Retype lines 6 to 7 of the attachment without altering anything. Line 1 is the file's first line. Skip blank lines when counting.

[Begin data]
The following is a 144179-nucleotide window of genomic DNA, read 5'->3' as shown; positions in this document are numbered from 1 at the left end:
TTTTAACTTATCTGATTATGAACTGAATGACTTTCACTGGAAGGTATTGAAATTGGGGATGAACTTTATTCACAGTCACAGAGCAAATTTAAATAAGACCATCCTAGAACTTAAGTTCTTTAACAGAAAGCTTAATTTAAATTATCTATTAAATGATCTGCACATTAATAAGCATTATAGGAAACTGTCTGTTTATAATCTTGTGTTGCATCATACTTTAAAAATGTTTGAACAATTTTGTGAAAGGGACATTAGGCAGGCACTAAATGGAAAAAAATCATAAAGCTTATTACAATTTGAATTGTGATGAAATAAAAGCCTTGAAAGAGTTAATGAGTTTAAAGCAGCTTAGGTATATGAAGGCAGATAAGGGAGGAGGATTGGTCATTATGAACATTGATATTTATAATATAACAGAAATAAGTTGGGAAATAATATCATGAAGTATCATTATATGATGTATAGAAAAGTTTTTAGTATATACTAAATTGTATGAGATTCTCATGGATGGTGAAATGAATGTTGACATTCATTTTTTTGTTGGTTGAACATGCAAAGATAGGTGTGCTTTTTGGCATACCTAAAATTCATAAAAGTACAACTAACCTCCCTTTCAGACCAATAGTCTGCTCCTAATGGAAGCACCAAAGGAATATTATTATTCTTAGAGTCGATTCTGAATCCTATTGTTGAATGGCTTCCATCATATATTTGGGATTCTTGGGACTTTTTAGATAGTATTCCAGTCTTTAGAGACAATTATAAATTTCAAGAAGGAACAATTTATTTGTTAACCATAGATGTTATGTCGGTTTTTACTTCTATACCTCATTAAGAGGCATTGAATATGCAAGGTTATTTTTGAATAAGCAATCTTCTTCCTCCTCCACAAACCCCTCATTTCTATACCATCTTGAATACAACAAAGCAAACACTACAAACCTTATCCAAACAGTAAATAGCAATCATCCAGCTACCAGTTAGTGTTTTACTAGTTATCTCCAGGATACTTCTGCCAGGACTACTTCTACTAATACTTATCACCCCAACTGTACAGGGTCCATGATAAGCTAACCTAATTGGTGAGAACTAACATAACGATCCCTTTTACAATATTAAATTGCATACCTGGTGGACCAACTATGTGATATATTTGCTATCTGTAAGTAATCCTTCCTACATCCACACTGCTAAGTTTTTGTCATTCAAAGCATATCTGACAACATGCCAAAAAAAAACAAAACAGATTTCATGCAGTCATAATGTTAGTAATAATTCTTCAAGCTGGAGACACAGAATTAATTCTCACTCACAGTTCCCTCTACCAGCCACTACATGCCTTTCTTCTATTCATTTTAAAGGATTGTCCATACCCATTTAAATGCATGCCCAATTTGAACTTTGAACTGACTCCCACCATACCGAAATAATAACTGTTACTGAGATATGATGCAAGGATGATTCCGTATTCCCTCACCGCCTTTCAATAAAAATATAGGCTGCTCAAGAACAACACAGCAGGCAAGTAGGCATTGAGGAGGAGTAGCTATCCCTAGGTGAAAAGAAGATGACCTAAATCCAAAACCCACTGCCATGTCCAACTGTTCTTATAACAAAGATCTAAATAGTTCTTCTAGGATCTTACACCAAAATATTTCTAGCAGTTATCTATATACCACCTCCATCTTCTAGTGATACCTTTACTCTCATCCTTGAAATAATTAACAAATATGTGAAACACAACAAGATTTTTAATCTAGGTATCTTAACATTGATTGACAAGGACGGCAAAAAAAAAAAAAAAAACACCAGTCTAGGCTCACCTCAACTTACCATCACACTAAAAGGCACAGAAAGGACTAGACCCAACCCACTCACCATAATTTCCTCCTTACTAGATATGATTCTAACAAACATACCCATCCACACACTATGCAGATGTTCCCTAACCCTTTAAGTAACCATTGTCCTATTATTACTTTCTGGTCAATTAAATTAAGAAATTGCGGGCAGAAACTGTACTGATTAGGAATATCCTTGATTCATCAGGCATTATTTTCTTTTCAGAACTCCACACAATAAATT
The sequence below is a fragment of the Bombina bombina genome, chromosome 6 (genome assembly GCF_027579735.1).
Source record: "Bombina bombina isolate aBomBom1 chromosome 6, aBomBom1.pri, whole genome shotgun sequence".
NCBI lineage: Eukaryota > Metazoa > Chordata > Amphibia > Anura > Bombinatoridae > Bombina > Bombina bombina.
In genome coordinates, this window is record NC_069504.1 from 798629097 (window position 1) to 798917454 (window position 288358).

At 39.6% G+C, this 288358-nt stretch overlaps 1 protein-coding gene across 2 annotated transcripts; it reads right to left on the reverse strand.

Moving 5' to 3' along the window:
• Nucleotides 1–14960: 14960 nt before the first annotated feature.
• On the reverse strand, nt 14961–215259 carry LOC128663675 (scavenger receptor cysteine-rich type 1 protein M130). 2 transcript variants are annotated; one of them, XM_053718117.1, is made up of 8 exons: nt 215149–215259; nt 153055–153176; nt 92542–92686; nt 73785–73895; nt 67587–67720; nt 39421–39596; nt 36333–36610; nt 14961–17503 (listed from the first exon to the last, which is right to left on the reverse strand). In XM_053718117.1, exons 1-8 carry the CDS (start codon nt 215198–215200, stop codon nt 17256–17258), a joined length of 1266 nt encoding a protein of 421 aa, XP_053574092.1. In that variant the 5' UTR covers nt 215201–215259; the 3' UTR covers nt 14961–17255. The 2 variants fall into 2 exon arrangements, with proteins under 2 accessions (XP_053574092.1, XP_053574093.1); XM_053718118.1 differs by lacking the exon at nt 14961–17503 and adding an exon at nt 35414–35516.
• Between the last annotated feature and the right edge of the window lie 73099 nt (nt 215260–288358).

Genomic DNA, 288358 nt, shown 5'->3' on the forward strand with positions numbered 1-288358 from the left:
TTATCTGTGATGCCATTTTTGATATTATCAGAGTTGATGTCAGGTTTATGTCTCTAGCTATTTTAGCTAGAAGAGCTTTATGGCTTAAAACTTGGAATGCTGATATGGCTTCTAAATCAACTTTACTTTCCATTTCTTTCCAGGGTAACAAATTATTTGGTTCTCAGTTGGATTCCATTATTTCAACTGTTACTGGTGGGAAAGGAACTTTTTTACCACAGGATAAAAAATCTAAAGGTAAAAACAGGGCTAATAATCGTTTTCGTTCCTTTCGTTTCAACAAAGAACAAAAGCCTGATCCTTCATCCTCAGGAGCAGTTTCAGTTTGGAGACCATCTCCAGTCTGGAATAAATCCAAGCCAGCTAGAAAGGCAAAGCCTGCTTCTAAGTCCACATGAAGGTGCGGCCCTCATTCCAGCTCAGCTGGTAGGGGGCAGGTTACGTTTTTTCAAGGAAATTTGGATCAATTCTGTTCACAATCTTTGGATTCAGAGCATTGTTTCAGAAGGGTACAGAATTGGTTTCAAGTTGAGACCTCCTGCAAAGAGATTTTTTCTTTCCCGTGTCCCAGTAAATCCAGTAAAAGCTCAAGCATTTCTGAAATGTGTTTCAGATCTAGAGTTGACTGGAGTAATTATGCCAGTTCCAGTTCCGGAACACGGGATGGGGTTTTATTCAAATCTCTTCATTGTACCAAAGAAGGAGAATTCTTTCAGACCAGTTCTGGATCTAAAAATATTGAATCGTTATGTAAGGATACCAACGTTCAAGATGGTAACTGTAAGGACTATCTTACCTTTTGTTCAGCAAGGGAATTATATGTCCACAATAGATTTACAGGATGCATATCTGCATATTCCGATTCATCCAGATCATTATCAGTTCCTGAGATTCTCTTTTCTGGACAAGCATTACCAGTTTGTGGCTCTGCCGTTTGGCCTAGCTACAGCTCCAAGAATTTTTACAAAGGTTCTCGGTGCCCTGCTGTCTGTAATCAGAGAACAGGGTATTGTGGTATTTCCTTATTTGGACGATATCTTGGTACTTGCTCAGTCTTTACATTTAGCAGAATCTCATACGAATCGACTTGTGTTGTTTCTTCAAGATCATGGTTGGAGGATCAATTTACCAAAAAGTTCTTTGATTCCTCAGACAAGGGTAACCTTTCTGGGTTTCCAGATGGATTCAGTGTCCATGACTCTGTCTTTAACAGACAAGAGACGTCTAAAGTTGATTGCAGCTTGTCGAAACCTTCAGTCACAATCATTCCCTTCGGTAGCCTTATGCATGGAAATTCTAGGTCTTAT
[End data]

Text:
In genome coordinates, this window is record NC_069504.1 from 798629097 (window position 1) to 798917454 (window position 288358).

At 39.6% G+C, this 288358-nt stretch overlaps 1 protein-coding gene across 2 annotated transcripts; it reads right to left on the reverse strand.